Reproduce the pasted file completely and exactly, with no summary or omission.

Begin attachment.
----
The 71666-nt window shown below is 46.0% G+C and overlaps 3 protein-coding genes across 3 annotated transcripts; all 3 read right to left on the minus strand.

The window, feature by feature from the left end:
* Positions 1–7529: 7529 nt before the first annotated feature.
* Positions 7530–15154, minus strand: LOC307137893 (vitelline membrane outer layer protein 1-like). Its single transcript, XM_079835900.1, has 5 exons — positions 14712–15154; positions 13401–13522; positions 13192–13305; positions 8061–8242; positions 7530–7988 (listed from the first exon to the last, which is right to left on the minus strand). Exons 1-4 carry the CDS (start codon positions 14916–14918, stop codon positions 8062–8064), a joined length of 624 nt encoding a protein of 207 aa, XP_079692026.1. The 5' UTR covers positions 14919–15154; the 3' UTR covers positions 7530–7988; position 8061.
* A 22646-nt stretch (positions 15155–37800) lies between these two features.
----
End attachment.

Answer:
The 71666-nt window shown below is 46.0% G+C and overlaps 3 protein-coding genes across 3 annotated transcripts; all 3 read right to left on the minus strand.

The window, feature by feature from the left end:
* Positions 1–7529: 7529 nt before the first annotated feature.
* Positions 7530–15154, minus strand: LOC307137893 (vitelline membrane outer layer protein 1-like). Its single transcript, XM_079835900.1, has 5 exons — positions 14712–15154; positions 13401–13522; positions 13192–13305; positions 8061–8242; positions 7530–7988 (listed from the first exon to the last, which is right to left on the minus strand). Exons 1-4 carry the CDS (start codon positions 14916–14918, stop codon positions 8062–8064), a joined length of 624 nt encoding a protein of 207 aa, XP_079692026.1. The 5' UTR covers positions 14919–15154; the 3' UTR covers positions 7530–7988; position 8061.
* A 22646-nt stretch (positions 15155–37800) lies between these two features.